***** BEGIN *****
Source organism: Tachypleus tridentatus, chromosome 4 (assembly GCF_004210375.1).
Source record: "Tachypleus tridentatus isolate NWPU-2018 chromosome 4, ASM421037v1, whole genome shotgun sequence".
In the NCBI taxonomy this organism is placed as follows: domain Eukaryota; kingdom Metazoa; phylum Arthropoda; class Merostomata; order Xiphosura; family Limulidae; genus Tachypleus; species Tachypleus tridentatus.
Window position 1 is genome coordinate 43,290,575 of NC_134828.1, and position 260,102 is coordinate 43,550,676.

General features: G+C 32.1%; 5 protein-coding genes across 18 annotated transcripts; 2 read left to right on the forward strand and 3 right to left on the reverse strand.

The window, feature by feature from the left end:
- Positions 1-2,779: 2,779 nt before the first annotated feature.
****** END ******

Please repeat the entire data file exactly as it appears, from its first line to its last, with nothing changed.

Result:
Source organism: Tachypleus tridentatus, chromosome 4 (assembly GCF_004210375.1).
Source record: "Tachypleus tridentatus isolate NWPU-2018 chromosome 4, ASM421037v1, whole genome shotgun sequence".
In the NCBI taxonomy this organism is placed as follows: domain Eukaryota; kingdom Metazoa; phylum Arthropoda; class Merostomata; order Xiphosura; family Limulidae; genus Tachypleus; species Tachypleus tridentatus.
Window position 1 is genome coordinate 43,290,575 of NC_134828.1, and position 260,102 is coordinate 43,550,676.

General features: G+C 32.1%; 5 protein-coding genes across 18 annotated transcripts; 2 read left to right on the forward strand and 3 right to left on the reverse strand.

The window, feature by feature from the left end:
- Positions 1-2,779: 2,779 nt before the first annotated feature.